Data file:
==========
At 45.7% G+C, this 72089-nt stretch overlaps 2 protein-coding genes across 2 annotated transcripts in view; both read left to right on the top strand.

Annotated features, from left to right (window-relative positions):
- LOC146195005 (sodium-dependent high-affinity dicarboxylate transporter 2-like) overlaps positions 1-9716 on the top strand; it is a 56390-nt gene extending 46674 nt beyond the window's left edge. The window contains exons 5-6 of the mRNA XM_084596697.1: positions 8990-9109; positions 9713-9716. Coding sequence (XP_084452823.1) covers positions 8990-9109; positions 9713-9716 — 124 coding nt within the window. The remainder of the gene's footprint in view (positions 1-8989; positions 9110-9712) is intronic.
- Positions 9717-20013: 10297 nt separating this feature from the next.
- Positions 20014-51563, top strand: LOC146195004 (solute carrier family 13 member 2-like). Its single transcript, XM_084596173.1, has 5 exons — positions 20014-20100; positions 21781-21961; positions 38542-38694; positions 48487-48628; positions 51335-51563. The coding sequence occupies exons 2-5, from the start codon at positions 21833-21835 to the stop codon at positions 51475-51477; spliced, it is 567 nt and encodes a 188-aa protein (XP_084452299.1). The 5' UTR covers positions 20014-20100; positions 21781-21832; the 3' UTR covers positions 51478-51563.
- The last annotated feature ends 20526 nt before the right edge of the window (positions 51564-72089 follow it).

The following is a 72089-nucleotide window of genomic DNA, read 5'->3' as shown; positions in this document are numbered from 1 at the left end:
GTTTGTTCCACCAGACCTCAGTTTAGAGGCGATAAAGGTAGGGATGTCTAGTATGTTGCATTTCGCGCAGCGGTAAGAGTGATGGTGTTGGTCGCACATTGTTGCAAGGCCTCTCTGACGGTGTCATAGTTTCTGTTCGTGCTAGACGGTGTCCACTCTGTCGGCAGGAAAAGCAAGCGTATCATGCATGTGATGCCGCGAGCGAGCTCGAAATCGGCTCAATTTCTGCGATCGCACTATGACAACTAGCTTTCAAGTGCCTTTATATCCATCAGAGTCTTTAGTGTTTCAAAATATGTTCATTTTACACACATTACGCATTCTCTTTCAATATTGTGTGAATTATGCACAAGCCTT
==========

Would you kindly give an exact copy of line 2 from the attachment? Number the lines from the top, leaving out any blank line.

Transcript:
Annotated features, from left to right (window-relative positions):